This is where my math ends. I learned how this can be made into a formula. Unfortunately my memory fails. Also it is 2 AM here and I CBA to solve this.- Joined
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11 May '11 07:41

Cool, now we just need to prove that a line designed by that formula is optimal. It must be something like showing that this line grows the denominators at the maximum rate possible.*Originally posted by yashin***Interesting would be if you can rewrite it to a formula.**

What number would 'n' be when 1/A + 1/B + ... 1/n = 1?

Where A, B, ... n are all positive integers.

First Lets make a difference between an 'ending integer' and an 'integer in line'

'ending integer' = 'integer in line' - 1

Below I will only work with 'integers in line'

A=2

B=3

C=7

D=43

Th ...[text shortened]... la. Unfortunately my memory fails. Also it is 2 AM here and I CBA to solve this.- Joined
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Halfway11 May '11 08:341 edit

Err... Isn't that what I said? The remainder is always 1/(A*B*...*(m-1)) at each step m.*Originally posted by yashin***Interesting would be if you can rewrite it to a formula.**

What number would 'n' be when 1/A + 1/B + ... 1/n = 1?

Where A, B, ... n are all positive integers.

First Lets make a difference between an 'ending integer' and an 'integer in line'

'ending integer' = 'integer in line' - 1

Below I will only work with 'integers in line'

A=2

B=3

C=7

D=43

Th la. Unfortunately my memory fails. Also it is 2 AM here and I CBA to solve this.- Joined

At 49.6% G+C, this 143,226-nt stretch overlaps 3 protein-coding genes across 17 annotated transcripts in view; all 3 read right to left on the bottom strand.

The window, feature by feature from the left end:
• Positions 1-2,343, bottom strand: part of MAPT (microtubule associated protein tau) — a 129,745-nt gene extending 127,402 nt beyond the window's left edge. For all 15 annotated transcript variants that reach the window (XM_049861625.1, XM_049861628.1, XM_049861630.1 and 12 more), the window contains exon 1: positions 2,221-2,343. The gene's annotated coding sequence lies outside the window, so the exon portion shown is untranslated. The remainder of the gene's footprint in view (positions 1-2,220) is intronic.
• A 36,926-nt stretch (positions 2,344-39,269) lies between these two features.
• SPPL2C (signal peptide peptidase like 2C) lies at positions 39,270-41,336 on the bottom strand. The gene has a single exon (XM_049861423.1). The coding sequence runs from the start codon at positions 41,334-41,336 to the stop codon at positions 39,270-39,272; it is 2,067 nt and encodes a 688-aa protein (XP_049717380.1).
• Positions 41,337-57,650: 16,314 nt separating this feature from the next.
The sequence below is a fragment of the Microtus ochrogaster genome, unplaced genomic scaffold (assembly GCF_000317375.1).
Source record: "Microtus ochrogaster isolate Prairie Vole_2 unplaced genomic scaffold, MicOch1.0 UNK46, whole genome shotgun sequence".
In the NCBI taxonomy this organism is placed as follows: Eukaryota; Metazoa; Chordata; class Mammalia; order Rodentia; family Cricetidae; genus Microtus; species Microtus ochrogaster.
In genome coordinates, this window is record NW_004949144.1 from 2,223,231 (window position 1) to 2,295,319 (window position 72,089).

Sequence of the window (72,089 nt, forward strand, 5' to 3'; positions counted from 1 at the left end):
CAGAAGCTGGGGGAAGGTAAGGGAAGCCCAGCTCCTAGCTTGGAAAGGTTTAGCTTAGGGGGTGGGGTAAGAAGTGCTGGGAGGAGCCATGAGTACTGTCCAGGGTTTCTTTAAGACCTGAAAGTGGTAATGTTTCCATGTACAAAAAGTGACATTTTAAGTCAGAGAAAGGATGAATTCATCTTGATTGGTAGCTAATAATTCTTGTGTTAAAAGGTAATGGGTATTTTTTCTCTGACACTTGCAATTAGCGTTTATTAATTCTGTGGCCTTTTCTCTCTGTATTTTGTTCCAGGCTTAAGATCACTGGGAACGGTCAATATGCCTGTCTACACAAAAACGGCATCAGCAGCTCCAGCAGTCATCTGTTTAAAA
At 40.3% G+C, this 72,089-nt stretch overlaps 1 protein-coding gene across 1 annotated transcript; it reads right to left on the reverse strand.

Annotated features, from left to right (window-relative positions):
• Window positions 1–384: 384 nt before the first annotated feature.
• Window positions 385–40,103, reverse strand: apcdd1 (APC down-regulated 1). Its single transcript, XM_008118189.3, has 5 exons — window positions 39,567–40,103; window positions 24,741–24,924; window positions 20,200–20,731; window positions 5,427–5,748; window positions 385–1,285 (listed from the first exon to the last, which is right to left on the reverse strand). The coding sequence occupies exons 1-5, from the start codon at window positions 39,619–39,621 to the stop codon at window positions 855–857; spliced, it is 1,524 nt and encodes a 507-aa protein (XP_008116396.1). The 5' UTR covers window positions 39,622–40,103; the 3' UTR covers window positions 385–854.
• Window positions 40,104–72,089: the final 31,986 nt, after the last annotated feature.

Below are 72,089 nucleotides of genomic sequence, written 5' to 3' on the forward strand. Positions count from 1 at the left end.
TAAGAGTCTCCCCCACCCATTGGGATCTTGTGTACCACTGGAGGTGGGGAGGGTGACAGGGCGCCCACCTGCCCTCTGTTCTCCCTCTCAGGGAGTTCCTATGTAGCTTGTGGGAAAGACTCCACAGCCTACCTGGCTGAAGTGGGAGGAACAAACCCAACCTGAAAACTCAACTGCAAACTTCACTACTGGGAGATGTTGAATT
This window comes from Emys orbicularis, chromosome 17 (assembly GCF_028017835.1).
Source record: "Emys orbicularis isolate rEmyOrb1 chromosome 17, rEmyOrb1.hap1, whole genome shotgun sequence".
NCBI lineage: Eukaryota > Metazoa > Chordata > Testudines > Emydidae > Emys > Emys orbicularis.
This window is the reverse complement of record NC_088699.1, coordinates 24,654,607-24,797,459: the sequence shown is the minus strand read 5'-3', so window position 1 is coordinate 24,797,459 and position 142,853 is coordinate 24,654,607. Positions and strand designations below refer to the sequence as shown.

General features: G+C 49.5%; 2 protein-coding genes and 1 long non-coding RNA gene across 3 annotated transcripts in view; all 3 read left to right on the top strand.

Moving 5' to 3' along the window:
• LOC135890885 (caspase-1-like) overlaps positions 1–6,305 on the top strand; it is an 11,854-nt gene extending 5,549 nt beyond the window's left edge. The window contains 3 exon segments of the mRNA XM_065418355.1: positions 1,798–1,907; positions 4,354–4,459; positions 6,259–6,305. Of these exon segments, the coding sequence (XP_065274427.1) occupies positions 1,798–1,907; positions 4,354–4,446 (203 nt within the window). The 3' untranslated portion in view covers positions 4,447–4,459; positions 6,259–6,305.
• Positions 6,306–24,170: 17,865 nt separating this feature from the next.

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Delft, Netherlands11 May '11 12:30

Yes you did more or less, but you can see by iamatiger's reaction he didn't understand the method you used. It seemed like you found the number where ... + 1/m =1 and then added 1 to m. It wasn't clear to me how you got the answer, but since you were first the credit is all yours ðŸ™‚.*Originally posted by Palynka***Err... Isn't that what I said? The remainder is always 1/(A*B*...*(m-1)) at each step m.**- Joined
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Halfway11 May '11 12:511 edit

iamatiger is a pretty smart guy, I'd give him more credit. But it's true that you explained it much more clearly. ðŸ™‚*Originally posted by yashin***Yes you did more or less, but you can see by iamatiger's reaction he didn't understand the method you used. It seemed like you found the number where ... + 1/m =1 and then added 1 to m. It wasn't clear to me how you got the answer, but since you were first the credit is all yours ðŸ™‚.**

My idea was first to start with the largest 4 element sum possible for integers larger than one (1/2+1/3+1/4+1/5) and work backwards. The idea is that E will be the largest the closer I get to 1. But as I was doing it I realized that at every step of the sum the remainder was of the form 1/x and so if I subtract the largest possible number _ 1/(x+1) _ that still leaves the sum < 1 then the remainder is also of the same form (namely _ 1/[x*(x+1)] _ ). This is how I got there, with a bit of luck and intuition. I'm usually terrible with puzzles that deal with integers only.- Joined
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Halfway